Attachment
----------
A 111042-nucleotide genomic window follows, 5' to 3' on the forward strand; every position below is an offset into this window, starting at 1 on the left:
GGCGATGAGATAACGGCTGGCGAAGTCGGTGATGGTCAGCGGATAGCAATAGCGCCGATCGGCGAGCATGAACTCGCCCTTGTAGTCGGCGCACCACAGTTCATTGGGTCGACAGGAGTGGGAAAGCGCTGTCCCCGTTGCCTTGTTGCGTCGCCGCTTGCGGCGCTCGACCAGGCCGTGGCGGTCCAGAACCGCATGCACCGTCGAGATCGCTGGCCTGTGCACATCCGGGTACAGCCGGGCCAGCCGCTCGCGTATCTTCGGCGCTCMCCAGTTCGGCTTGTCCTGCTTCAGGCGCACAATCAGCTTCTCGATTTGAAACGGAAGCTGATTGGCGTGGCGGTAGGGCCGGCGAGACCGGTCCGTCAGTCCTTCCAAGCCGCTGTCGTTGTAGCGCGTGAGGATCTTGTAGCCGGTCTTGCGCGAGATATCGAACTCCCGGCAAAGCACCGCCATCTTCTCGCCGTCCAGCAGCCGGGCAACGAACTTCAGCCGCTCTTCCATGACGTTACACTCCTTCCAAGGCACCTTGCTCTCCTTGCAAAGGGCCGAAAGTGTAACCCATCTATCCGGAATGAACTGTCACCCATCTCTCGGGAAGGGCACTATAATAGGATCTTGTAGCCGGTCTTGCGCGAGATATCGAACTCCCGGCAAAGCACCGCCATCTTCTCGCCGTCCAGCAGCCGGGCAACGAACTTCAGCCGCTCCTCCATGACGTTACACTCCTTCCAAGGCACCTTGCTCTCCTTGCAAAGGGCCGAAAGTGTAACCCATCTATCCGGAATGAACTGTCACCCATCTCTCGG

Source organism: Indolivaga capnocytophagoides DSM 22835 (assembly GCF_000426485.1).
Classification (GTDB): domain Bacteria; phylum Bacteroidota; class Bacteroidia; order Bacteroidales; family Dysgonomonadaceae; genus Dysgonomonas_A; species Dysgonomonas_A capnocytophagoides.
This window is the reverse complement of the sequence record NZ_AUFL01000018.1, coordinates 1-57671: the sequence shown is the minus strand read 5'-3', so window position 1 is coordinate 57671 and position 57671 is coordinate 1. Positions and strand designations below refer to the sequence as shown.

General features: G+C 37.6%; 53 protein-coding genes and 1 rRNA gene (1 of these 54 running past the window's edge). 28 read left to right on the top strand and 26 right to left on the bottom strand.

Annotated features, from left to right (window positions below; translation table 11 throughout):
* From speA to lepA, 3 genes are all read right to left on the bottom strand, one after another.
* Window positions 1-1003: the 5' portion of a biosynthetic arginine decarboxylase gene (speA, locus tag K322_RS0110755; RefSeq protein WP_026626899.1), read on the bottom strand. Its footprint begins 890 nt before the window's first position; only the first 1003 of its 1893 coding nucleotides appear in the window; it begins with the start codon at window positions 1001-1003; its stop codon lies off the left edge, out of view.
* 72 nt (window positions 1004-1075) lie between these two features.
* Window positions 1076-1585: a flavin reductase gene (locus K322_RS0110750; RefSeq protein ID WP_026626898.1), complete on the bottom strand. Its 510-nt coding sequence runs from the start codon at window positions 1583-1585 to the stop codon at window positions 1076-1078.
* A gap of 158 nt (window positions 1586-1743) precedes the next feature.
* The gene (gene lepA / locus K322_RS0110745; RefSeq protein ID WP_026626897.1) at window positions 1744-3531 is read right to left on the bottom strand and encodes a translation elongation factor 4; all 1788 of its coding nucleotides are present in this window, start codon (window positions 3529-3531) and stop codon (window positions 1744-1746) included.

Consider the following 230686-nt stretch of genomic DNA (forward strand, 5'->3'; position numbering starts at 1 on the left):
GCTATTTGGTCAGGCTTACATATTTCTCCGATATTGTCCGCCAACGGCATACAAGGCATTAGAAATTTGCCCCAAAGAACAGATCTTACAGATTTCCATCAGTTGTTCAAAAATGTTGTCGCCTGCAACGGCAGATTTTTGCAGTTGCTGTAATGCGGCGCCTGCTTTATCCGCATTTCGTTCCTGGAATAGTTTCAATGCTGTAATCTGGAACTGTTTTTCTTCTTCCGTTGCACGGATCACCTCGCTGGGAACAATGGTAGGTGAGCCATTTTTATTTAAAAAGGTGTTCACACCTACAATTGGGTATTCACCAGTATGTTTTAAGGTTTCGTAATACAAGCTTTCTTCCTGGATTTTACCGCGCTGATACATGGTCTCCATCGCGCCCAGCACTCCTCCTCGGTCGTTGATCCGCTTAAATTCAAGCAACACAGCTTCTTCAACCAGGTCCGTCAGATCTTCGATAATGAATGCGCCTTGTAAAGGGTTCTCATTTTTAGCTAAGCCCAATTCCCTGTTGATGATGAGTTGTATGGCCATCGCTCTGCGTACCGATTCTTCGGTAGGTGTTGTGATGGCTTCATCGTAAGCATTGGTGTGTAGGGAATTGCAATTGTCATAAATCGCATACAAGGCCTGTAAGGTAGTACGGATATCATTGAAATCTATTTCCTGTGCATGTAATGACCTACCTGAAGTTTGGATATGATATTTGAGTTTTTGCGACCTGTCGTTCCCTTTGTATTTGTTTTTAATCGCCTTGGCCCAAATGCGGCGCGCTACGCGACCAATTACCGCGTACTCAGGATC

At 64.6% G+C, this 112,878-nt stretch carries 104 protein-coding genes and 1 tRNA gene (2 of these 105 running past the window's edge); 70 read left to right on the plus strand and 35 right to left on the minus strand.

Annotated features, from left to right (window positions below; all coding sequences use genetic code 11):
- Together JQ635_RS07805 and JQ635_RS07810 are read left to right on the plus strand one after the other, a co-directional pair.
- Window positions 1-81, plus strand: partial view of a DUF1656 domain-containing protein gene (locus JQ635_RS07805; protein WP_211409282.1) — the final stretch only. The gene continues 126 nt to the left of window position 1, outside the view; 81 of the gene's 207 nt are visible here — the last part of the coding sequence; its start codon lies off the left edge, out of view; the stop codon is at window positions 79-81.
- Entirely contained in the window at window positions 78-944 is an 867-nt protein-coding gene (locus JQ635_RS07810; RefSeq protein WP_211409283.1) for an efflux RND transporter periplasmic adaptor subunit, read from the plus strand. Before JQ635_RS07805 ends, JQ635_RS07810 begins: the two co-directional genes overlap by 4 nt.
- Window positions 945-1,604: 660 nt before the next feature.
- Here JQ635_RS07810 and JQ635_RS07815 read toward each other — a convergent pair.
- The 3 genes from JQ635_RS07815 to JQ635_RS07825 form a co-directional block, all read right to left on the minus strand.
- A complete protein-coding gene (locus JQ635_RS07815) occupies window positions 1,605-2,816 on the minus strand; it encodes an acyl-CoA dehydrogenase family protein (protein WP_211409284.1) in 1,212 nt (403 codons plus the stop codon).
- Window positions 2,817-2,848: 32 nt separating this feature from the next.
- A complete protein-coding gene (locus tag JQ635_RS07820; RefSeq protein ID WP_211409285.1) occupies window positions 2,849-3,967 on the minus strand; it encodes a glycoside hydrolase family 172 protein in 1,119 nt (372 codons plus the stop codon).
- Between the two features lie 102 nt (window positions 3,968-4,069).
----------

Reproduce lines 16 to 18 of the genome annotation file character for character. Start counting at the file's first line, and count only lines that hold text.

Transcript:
At 64.6% G+C, this 112,878-nt stretch carries 104 protein-coding genes and 1 tRNA gene (2 of these 105 running past the window's edge); 70 read left to right on the plus strand and 35 right to left on the minus strand.

Annotated features, from left to right (window positions below; all coding sequences use genetic code 11):
- Together JQ635_RS07805 and JQ635_RS07810 are read left to right on the plus strand one after the other, a co-directional pair.